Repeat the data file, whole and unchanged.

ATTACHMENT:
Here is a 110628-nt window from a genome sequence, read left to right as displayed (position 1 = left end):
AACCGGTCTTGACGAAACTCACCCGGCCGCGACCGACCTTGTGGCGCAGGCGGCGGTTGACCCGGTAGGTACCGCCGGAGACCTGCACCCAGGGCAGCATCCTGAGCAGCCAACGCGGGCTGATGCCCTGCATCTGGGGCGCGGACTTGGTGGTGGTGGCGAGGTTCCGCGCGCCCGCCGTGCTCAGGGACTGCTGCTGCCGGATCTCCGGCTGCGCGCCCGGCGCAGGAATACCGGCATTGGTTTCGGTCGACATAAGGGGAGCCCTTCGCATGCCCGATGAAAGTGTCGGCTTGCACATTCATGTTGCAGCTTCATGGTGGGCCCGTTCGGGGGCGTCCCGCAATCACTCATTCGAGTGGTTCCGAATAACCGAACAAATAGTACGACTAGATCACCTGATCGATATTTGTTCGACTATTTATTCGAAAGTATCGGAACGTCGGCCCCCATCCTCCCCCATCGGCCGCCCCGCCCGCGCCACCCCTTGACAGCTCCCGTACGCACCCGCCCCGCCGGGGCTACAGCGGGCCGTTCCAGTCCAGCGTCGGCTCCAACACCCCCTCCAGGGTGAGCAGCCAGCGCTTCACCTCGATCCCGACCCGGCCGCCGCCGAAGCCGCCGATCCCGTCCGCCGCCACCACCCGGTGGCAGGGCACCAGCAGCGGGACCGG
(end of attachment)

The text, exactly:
Here is a 110628-nt window from a genome sequence, read left to right as displayed (position 1 = left end):
AACCGGTCTTGACGAAACTCACCCGGCCGCGACCGACCTTGTGGCGCAGGCGGCGGTTGACCCGGTAGGTACCGCCGGAGACCTGCACCCAGGGCAGCATCCTGAGCAGCCAACGCGGGCTGATGCCCTGCATCTGGGGCGCGGACTTGGTGGTGGTGGCGAGGTTCCGCGCGCCCGCCGTGCTCAGGGACTGCTGCTGCCGGATCTCCGGCTGCGCGCCCGGCGCAGGAATACCGGCATTGGTTTCGGTCGACATAAGGGGAGCCCTTCGCATGCCCGATGAAAGTGTCGGCTTGCACATTCATGTTGCAGCTTCATGGTGGGCCCGTTCGGGGGCGTCCCGCAATCACTCATTCGAGTGGTTCCGAATAACCGAACAAATAGTACGACTAGATCACCTGATCGATATTTGTTCGACTATTTATTCGAAAGTATCGGAACGTCGGCCCCCATCCTCCCCCATCGGCCGCCCCGCCCGCGCCACCCCTTGACAGCTCCCGTACGCACCCGCCCCGCCGGGGCTACAGCGGGCCGTTCCAGTCCAGCGTCGGCTCCAACACCCCCTCCAGGGTGAGCAGCCAGCGCTTCACCTCGATCCCGACCCGGCCGCCGCCGAAGCCGCCGATCCCGTCCGCCGCCACCACCCGGTGGCAGGGCACCAGCAGCGGGACCGG